• Husky73

          John Unitas was un-drafted.

      • art thiel

        It’s right up there. I think the OC designed a great scheme.

    • art thiel

      Your commentary enthusiasm picked up a lot in your later post above. So you’re off my 9-7 bandwagon? Coward.

      • 1coolguy

        Hey, if I’m wrong I’ll admit it. One game is not a season, granted, but I was frankly shocked by the performance of the offense and the play of the D. I’ll stay with the 9-7 for now, but reserve the right to adjust after a few games.

  • Stephen Pitell

    Hmmmm, this comes after the Atlanta game, but I am tending more to 11-5. Have faith in our coaches and players. We led thirty something to 12 before the barrage began. The defense was 4-4 on 4th down turnover on downs. LJ disappeared. Was he injured? Otherwise, we were a severely depleated team due to injuries last year or we might have gone all the way. 3rd string TE’s and RB’s. We still did well. Give some credit to the team culture and leadership.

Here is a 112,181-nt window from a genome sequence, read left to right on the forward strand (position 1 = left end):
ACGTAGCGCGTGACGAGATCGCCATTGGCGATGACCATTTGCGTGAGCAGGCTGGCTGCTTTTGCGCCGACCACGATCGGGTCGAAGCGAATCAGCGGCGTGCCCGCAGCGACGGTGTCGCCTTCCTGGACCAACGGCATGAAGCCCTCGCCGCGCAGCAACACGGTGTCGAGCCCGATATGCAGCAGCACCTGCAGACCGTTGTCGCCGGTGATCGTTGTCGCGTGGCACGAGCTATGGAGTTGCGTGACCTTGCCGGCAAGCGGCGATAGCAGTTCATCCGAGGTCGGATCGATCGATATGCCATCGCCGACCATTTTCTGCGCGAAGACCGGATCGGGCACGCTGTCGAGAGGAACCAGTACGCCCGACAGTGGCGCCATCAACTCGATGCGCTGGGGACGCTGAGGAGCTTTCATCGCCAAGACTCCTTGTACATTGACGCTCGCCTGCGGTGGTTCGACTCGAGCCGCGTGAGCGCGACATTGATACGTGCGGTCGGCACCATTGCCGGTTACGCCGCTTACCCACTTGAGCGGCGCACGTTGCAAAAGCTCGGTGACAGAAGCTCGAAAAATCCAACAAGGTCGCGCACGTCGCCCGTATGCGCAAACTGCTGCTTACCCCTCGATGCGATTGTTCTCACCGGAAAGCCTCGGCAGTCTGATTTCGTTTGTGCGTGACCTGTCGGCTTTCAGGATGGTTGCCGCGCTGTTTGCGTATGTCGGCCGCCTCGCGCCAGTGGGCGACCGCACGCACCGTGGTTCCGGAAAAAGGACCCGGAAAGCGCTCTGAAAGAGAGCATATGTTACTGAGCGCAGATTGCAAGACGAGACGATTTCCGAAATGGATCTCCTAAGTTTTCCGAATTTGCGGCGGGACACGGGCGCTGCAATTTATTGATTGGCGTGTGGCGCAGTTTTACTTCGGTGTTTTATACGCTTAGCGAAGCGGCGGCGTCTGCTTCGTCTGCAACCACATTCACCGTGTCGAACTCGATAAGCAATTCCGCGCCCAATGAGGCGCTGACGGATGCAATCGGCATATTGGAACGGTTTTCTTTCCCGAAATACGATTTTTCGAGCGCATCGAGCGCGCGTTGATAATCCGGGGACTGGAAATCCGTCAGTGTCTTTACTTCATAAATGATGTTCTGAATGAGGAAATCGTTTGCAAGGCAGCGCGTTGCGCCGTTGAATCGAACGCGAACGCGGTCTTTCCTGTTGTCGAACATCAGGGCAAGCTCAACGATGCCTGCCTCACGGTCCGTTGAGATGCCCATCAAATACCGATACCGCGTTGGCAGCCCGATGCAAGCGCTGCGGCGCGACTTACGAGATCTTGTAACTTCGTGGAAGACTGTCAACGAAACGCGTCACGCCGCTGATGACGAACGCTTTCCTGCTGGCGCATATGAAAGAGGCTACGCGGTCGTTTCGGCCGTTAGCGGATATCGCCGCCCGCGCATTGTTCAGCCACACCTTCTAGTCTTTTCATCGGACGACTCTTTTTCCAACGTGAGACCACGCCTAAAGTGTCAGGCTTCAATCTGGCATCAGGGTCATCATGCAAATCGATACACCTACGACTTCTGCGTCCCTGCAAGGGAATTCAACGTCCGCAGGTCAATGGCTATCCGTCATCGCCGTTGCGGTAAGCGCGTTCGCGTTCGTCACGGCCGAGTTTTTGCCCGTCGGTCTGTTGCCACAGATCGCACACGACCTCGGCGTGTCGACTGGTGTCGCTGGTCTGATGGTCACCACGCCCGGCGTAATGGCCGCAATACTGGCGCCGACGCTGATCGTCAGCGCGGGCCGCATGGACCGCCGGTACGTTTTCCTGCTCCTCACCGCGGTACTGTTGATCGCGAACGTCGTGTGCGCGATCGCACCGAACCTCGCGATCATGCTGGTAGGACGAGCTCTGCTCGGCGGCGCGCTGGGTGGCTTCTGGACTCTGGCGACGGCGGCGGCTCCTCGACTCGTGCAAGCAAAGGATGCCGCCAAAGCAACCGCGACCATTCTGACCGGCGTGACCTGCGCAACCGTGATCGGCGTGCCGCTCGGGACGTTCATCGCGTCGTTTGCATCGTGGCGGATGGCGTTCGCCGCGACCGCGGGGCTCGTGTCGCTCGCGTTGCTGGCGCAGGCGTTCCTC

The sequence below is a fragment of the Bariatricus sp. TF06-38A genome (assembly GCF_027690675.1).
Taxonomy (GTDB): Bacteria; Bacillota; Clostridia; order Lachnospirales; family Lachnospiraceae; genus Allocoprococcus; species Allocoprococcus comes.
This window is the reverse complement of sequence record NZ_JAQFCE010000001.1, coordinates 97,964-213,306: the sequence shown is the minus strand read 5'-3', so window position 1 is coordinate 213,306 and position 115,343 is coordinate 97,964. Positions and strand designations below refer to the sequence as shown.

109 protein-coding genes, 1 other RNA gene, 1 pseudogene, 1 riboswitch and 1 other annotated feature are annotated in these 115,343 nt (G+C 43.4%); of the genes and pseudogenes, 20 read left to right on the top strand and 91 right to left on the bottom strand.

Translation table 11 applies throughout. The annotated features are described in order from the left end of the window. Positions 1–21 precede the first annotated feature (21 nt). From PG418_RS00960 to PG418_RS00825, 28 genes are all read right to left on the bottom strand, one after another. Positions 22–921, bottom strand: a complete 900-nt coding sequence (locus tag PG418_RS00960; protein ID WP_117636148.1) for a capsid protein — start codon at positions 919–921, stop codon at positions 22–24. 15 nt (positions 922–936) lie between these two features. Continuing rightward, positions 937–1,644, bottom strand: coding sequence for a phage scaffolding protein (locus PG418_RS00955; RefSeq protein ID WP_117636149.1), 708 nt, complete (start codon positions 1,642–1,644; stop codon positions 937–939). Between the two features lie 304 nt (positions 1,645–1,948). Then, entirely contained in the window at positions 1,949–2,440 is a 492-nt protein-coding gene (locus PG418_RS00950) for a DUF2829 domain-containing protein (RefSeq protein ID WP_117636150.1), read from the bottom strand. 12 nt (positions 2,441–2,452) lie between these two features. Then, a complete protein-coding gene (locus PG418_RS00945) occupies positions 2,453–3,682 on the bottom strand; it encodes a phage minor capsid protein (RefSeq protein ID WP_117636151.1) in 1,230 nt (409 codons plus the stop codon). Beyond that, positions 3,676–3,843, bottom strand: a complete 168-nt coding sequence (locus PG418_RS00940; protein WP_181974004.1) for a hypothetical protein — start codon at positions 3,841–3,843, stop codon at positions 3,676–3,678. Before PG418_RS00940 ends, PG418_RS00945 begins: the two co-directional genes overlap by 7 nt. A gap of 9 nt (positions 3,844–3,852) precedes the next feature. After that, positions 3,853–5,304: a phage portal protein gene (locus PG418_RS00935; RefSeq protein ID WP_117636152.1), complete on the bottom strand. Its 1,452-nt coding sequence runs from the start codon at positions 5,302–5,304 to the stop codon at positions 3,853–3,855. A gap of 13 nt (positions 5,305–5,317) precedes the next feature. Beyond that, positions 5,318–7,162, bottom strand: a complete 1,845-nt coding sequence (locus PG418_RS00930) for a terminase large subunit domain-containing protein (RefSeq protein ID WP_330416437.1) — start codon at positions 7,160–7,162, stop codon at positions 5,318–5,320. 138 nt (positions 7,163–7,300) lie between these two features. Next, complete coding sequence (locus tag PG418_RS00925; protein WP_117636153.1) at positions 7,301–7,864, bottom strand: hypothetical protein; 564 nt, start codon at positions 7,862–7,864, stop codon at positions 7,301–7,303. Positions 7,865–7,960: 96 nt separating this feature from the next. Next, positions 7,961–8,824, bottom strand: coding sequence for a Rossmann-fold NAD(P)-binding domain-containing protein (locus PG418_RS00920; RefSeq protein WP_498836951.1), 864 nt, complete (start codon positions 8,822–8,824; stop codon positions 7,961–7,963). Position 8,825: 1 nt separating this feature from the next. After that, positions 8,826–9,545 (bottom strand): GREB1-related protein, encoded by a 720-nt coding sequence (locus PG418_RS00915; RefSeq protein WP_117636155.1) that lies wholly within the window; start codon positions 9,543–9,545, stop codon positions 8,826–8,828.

• art thiel

      Can’t make your prediction AFTER the season starts.

      Collier rotated with Green, who played better.

  • Husky73

    The Cardinals are one game from sweeping the 49ers.

  • 1coolguy

    Imagine how much of a beast RW will be when we find a legit 3rd receiver! OMG, the defenses will raise the white flag!
    What I liked about today’s game is they went to up tempo offense right away – 14 first qtr points puts a heckuvaload on the other team. 11 for 11 doesn’t hurt either!
    And as for Jamal Adams, 12 tackles, 2 for loss,a sack and generally being everywhere. Wow, if he keeps this up, it could be the start of another Legion of Boom!

    • art thiel

      Deep breath, coolguy. Don’t use all your allotment of exclamation points in the first week.

      • 1coolguy

        Hey, cut me some slack – this was exciting!!! Haha.